"This is going to become a big deal and will only get bigger next year," Schein said by phone. "We already have 50 or 60 spots booked, and more are still coming in."
One reason the event is gathering steam, according to Schein, is accessibility: Anyone can participate.
"One of the beautiful things about the Music Day phenomenon is that it's open and free to the public," he said. "A 4-year-old can play mud buckets as part of a library program and a wailing rock band can play in a club or a studio."
Schein himself plans to perform, playing his ukulele from his front porch — though he swears he'll change out of his pajamas and put on a pair of jeans to mark the event.
Some highlights of the day include banjo player and troubadour Rik Palieri holding a folk jam at Kingsland Bay State Park in Ferrisburgh. A large group of acoustic players and singers will spread out on the porches of the park's old cabins, playing from noon to dusk.
Randolph is actually throwing a parade for the big day, as well as featuring music across its downtown. At night, the music will shift to the Underground, a recording studio that is debuting a new venue at its downtown digs at 24 Pleasant Street.
"Our gem of a town will be exploding with music, showing the diversity and depth of musical talent," Randolph Arts & Culture Committee chair Jess Wilkinson wrote in a press release.
Brattleboro's All Souls Unitarian Universalist Church is getting in on the act, too, hosting music during the day. Pastor Telos Whitfield wrote, "Music is a powerful force for healing, the common language that transcends all boundaries. As we live through these complicated times, we need the hope and joy that music brings."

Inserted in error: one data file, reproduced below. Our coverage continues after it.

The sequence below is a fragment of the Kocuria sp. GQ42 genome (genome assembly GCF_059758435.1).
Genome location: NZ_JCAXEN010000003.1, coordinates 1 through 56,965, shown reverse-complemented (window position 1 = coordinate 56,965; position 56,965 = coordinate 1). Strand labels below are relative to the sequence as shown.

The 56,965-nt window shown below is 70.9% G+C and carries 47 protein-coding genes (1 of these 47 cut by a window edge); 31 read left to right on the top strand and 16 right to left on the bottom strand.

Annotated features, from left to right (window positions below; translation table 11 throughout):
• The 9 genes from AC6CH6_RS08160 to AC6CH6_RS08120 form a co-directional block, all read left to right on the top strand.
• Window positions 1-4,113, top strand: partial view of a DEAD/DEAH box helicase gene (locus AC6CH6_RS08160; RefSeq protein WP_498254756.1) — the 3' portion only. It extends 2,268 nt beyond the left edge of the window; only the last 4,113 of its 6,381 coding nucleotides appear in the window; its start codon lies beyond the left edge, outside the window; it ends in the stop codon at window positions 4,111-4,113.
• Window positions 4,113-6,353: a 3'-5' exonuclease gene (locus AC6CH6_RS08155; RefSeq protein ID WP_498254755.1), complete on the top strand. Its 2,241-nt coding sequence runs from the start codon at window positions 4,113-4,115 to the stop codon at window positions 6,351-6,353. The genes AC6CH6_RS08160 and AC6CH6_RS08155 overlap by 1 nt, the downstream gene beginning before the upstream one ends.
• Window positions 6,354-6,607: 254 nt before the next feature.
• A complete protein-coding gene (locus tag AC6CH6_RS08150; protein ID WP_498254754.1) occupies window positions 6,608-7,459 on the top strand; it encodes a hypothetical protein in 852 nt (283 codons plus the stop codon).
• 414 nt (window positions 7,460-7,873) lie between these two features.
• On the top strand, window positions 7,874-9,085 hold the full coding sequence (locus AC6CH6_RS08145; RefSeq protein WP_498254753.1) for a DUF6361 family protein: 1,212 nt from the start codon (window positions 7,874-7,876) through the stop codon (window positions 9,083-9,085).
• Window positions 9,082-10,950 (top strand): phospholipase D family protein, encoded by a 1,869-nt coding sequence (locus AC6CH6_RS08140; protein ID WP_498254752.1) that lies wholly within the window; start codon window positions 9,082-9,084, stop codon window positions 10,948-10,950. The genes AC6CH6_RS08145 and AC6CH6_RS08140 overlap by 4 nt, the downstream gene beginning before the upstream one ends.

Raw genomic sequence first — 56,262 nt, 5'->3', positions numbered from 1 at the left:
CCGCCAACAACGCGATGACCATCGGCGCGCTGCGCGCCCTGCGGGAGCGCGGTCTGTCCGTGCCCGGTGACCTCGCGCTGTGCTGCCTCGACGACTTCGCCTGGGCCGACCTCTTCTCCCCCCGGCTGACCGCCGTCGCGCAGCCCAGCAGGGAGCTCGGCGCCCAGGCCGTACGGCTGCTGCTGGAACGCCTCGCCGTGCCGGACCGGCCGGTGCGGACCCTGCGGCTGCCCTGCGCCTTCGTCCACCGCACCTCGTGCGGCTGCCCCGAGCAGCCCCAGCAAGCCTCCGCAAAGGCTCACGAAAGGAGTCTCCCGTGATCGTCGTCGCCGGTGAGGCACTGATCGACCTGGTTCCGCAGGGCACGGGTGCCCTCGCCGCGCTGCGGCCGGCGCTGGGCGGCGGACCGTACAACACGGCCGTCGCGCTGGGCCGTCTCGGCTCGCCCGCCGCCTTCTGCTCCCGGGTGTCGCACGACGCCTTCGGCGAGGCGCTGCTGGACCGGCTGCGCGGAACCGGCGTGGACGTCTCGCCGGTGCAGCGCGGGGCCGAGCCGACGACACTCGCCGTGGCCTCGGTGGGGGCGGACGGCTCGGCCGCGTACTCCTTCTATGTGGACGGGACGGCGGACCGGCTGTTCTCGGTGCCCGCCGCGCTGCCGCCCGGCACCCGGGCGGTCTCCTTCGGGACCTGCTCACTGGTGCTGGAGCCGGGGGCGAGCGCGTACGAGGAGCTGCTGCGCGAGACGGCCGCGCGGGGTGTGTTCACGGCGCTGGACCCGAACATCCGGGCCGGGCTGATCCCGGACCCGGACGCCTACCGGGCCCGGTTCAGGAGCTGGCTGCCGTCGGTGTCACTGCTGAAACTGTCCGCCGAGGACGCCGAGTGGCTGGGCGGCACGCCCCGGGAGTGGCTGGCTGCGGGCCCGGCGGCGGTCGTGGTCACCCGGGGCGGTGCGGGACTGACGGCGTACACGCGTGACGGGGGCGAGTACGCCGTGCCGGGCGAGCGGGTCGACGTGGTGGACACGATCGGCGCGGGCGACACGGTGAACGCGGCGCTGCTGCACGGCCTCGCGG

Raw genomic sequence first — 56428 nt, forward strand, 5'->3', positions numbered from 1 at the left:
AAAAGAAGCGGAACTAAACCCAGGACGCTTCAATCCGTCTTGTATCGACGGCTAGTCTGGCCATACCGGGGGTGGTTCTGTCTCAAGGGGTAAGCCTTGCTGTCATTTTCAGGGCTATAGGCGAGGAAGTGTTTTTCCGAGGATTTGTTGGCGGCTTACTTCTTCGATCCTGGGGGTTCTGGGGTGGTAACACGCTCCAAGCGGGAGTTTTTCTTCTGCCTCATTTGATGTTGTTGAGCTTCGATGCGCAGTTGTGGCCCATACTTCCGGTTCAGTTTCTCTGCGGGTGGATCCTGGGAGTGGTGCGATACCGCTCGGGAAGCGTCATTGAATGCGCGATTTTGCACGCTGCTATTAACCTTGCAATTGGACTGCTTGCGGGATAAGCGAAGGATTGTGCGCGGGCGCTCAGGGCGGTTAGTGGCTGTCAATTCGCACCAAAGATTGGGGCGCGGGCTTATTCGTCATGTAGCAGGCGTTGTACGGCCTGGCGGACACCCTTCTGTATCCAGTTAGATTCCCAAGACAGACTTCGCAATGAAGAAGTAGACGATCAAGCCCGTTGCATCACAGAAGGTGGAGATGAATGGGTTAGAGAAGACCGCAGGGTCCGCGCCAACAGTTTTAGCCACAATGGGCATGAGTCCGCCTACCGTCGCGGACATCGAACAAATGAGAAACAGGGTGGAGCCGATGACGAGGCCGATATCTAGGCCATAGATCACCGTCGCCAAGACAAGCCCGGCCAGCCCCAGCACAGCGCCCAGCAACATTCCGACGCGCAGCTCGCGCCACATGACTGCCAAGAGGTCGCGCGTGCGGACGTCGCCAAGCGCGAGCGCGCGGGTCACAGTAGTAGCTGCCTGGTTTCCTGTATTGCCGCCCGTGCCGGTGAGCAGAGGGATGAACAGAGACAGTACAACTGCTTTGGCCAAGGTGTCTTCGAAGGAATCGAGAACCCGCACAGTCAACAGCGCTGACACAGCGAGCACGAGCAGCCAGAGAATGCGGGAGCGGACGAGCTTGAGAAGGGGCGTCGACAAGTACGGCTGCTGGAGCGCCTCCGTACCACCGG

Want to participate in World Music Day? It's not too late! Registration continues right up until June 20. Just head over to bigheavyworld.com/makemusicvt and tell them where you want to make music. I'll give any aspiring trumpet players a little encouragement: Schein is still hoping to find a trumpet player to hike the Long Trail and play some tunes.
"I want them to find a nice cliff or something and play some Miles Davis, some long cornet chords," Schein said with a laugh. "I'd love if the bears and the deer heard some music on World Music Day."
- Courtesy Of Ron Carter
- Rockin' Ron the Friendly Pirate
Get your peg legs and wise-cracking parrots ready, because Rockin' Ron the Friendly Pirate is taking Vermont libraries by storm this summer.
The popular kids' musician and nautical-themed performer is bringing his wildly fun educational show to more than 20 libraries across the state, starting Wednesday, June 8, at the Fletcher Elementary School library in Cambridge.